It's a shame that Seattle is left out in the Pacific Northwest, virtually neglected by either the heads of sports franchises. Sure, they have a football team in the Seahawks that went to the Super Bowl a couple years ago and their soccer team is winning rave reviews for their attendance and the atmosphere it creates at games. But coming into existence around the same time as the Seahawks, Major League Baseball's Seattle Mariners have been dutifully playing out season after season and quietly have been building a history as well, and MLB Productions has decided to bestow the "Essential Games" box set honor on their behalf.
Before getting into the set itself, a few words on the franchise. And let's not mince any words, for the first decade of their existence they were bad. Not by expansion team standards, though there were some of those moments, but from their inaugural 1977 season to 1990, they lost at least 90 games seven times and came within sniffing distance of a break-even .500 record once. However, things started turning when the team's prized prospect Ken Griffey Jr. cracked the roster and there was some ownership stability, with Nintendo of America purchasing the team. Combine Griffey's emergence with longtime Mariner Edgar Martinez (along with outfielder Jay Buhner and pitcher Randy Johnson, both acquired in trades), and the foursome became baseball stars. Adding manager Lou Piniella to the fold, the team raised their success to the next level. Under Piniella's leadership, the team won three American League West titles, culminating in a 116 win season in 2001.
Considering the talent mentioned above (along with players like Japanese star Ichiro Suzuki and then-youngster Alex Rodriguez), you'd think their success was inevitable, yet they could never push themselves over the hump, losing the American League Championship series three times in seven years (twice to the New York Yankees and once to the Cleveland Indians). After Piniella's departure the team held firm in two subsequent seasons, winning 93 games each year, however finding themselves on the outside of the playoff hunt, where they have been ever since.
The team's heyday during the Piniella is celebrated in this box set of four games that mix regular season and playoff success. The list of games includes:
10/2/1995 - The Mariners won 16 of their last 21 games to close out the regular season and play the California Angels in a one-game playoff, where they blew open a 1-1 game with eight runs in the final two innings while Randy Johnson struck out 12 Angel batters en route to a 9-1 win.
10/8/1995 - Less than a week later, facing the New York Yankees in a decisive Game 5 AL Divisional Series, the Mariners scrambled to send the game into extra innings before coming from behind in the 11th inning on Martinez' double that sent Griffey Jr. home and the Mariners into their first ALCS.
10/6/2000 - If you told me that Mariners starters would be limited to five hits and one run batted in while beating the Chicago White Sox to sweep the ALDS I'd have called you a liar. But using pinch-hitting heroics, the Mariners won in the bottom of the ninth inning 2-1 to advance to the ALCS.
9/19/2001 - Jamie Moyer limits the Anaheim Angels to three hits over six innings, leading the Mariners to a 5-0 shutout, clinching the Division pennant for the club.
A word on the packaging; while in a sturdy cardboard box with four slim line cases that include the game's program on the front and box score on the back, the inside of the cases is plain white paper. Normally the packaging of these games would include inning-by-inning synopses of action, including outs, home runs, etc., but this step by MLB productions feels a bit lazy in the process. I can understand it to some degree, as their perspective may be that they're starting to use "second tier teams" as part of this continuing process to get great team performances on video, but a note to those who are interested in these sets for this small inconsistency.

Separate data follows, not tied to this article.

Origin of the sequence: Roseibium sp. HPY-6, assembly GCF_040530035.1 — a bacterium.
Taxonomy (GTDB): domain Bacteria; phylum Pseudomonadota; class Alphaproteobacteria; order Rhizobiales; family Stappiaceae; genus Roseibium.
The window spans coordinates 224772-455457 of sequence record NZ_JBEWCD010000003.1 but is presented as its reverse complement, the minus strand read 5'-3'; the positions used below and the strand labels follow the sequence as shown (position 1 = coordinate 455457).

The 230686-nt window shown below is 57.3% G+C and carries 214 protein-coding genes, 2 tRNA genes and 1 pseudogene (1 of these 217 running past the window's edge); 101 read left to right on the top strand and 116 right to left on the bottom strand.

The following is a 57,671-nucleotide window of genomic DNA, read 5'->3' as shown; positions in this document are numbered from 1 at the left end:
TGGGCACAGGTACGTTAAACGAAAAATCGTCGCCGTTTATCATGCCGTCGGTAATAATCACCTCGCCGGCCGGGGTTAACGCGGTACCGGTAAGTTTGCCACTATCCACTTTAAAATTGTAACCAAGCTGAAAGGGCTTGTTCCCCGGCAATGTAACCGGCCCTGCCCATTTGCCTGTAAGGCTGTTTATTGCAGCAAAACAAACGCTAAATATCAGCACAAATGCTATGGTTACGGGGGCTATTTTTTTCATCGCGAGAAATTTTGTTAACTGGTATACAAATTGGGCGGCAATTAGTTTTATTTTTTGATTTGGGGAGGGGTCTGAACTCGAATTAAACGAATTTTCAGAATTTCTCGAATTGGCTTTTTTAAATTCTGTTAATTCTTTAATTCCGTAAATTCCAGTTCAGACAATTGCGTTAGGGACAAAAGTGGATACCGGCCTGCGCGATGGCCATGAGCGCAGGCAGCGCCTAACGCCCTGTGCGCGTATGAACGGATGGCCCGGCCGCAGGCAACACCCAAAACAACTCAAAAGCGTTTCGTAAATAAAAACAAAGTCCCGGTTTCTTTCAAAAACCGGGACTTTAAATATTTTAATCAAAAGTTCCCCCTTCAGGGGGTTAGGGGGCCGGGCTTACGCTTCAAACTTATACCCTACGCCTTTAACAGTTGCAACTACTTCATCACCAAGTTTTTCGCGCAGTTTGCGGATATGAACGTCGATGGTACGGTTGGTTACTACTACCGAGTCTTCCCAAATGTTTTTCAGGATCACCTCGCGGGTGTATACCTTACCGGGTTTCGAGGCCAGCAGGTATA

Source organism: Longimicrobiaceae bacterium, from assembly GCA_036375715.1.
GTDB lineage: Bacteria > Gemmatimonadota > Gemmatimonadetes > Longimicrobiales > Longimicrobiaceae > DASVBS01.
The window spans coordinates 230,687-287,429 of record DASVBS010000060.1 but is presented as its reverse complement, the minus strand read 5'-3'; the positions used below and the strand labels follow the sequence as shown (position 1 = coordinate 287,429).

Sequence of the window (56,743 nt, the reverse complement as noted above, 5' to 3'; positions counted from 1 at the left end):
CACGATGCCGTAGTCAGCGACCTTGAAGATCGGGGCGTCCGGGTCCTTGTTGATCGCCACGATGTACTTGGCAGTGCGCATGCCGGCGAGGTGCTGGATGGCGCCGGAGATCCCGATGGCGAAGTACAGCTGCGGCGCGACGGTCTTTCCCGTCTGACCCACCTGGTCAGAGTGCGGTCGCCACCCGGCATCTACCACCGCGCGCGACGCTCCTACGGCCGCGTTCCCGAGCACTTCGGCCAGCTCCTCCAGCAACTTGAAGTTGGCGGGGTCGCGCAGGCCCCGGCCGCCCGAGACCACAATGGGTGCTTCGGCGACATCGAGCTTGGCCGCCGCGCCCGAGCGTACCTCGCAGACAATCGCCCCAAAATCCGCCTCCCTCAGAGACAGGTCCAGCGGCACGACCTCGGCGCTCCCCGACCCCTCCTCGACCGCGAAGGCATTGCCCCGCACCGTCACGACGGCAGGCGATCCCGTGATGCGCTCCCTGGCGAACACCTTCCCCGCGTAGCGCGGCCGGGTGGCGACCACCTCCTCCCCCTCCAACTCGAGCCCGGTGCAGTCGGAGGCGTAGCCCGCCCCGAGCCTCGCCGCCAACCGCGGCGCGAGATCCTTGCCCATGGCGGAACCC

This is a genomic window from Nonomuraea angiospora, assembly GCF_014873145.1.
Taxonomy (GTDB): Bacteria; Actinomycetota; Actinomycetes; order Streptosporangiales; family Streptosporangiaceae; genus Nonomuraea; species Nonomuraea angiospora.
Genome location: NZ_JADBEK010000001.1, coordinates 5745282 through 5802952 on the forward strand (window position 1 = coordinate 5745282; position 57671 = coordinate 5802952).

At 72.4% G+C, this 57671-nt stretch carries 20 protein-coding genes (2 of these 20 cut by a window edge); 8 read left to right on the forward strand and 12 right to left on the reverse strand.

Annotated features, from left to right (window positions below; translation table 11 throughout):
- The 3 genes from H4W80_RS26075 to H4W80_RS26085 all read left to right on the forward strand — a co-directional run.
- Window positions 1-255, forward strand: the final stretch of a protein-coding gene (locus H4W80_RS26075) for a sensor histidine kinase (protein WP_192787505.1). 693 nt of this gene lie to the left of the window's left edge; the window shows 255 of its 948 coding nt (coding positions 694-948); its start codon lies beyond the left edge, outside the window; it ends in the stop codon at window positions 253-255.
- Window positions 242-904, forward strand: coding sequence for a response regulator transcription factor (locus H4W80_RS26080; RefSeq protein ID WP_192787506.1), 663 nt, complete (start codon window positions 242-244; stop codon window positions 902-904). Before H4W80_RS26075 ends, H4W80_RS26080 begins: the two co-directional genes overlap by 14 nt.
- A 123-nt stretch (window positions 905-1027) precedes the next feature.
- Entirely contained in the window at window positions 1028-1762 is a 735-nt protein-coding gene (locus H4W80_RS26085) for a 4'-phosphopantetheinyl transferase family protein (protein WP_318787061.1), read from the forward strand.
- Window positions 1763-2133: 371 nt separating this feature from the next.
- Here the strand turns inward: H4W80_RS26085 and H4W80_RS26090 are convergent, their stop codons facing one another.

At the end of the day while it may be a little oversimplifying the matter, I'd hope that the Mariners regain some postseason shape or form. Simply put, the city deserves to see a champion again as the last one was a) more than three decades ago and b) the team that did it (the NBA's Seattle Sonics) have since relocated to Oklahoma. Because if these four games are the apex of the franchise's history, I'd hope there's more time and money sunk into surpassing that effort, because Seattle needs a champion that they can all be boastful for.
All of the games are presented in full frame video and it looks like there has been a little wear and tear to them. Not from a game play perspective, but the broadcast captions look fuzzy and nearly illegible. The games also include the MLB productions watermark in the upper right corner for sports disc aficionados. It's a minor deterrent, but better than the alternative of not having these on disc at all.
Two-channel Dolby stereo abounds for all games, but in a slight twist, the Mariners' KIRO radio team broadcasts can be selected as an audio track. They sound clear like the television broadcasts due, but are prone to a few more gaps of silence in them. They're a better option than hearing Brent Musberger call baseball for ABC, that's for sure.
All of the bonus material from the disc can be found on the 4th (or 9/19/01) disc, and it includes more than an hour of footage (1:01:59), including tributes to some of the Mariners stars named, along with individual performances of no-hitters (like Chris Bosio) and the on-field celebration for their win over the Yankees.
All in all, the Essential Games of the Seattle Mariners fit the bill for those fans of the Pacific Northwest baseball team. While it'll do for the diehards, it's not as slickly produced as some of the other sets usually are, so I hope this is more a blip from MLB productions, rather than the start of a continuing pattern.